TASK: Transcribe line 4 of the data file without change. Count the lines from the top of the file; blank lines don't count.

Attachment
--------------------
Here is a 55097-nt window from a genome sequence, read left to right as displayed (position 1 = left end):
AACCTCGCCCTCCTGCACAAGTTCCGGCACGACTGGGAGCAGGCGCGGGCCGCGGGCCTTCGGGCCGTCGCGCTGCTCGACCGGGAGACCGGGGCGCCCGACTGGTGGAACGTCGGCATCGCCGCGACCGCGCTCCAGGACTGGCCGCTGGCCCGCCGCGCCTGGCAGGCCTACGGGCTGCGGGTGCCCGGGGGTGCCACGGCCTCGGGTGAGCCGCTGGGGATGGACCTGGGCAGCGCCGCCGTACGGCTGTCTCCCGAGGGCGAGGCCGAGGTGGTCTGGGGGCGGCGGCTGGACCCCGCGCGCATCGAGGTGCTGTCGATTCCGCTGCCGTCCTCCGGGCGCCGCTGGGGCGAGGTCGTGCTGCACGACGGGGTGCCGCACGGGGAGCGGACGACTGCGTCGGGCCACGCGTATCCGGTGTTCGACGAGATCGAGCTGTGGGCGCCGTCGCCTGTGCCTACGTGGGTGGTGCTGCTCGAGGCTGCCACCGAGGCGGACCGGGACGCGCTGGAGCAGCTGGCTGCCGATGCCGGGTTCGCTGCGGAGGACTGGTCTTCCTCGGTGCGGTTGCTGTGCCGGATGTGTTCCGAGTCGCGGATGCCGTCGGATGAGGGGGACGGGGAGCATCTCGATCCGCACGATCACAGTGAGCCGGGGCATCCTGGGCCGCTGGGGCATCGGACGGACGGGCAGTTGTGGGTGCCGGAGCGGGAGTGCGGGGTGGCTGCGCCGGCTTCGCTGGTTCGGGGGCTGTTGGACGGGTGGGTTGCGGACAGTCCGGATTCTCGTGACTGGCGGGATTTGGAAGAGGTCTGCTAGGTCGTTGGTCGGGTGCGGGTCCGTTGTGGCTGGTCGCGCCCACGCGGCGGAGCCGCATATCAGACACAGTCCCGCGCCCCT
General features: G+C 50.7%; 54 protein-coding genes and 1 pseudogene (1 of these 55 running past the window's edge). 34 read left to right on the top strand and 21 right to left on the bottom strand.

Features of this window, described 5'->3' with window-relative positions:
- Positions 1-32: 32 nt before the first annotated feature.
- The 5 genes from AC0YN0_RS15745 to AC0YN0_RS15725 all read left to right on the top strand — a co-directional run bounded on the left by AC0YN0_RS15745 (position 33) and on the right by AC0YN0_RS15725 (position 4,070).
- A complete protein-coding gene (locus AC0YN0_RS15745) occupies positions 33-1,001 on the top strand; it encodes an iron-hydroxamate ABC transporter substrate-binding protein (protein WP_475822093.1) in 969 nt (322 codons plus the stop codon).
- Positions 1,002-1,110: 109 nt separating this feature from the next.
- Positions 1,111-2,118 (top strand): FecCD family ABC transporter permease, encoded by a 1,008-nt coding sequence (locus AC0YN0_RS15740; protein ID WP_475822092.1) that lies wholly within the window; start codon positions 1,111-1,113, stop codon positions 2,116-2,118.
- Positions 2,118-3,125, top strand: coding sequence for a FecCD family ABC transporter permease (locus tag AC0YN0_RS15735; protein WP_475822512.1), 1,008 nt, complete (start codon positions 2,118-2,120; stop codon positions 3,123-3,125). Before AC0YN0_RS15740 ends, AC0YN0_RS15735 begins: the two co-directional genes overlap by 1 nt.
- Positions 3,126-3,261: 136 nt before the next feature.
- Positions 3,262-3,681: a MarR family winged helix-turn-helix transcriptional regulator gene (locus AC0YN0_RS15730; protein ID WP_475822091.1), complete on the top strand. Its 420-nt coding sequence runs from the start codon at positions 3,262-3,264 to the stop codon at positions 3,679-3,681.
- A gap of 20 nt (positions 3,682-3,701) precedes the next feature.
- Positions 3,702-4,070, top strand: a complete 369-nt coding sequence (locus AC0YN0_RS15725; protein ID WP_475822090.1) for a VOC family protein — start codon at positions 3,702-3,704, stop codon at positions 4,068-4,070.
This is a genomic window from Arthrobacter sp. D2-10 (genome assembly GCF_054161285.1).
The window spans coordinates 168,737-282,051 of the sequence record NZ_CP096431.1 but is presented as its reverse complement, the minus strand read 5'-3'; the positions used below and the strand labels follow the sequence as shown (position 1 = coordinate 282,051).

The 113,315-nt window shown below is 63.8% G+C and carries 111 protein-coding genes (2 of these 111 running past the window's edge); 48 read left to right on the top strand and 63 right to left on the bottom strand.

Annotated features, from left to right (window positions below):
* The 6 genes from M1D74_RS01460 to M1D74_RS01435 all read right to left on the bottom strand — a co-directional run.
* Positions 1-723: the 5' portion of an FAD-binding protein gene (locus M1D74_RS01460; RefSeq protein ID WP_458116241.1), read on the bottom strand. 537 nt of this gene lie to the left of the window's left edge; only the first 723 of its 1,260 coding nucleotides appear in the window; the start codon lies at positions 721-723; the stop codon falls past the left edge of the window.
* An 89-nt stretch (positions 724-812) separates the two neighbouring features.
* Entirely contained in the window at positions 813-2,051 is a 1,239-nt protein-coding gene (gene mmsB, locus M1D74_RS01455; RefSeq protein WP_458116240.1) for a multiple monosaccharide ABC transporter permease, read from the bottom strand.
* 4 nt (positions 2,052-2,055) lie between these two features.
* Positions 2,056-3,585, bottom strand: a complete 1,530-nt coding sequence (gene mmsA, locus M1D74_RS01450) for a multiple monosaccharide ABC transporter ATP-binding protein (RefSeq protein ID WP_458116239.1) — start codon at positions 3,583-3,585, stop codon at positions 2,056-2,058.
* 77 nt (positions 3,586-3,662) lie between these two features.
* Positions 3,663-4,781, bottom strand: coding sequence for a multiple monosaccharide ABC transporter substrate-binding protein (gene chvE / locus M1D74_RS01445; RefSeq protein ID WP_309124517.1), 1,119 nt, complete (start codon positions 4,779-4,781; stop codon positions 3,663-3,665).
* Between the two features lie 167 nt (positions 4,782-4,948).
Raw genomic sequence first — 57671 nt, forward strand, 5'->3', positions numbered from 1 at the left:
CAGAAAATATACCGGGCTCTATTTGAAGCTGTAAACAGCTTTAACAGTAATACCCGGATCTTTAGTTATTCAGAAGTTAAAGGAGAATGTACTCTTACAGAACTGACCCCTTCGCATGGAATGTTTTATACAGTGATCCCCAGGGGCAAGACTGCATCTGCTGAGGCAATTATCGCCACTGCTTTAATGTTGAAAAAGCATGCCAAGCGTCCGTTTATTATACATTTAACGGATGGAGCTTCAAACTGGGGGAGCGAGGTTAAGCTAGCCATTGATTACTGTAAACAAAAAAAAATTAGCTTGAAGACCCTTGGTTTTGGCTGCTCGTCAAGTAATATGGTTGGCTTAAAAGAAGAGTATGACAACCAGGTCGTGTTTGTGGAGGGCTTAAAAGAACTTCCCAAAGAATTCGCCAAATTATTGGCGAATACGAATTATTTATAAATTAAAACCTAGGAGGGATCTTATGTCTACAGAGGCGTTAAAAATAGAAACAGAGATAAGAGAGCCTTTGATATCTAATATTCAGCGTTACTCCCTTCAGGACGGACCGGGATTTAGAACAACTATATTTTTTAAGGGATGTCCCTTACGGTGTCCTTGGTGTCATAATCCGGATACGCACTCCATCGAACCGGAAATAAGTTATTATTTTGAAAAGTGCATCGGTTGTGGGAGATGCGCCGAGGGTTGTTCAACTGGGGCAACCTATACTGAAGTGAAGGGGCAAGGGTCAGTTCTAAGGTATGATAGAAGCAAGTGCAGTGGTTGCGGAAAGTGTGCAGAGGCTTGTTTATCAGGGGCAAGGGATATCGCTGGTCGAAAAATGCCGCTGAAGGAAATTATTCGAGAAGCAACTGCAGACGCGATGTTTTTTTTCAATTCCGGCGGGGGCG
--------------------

Features of this window, described 5'->3' with window-relative positions: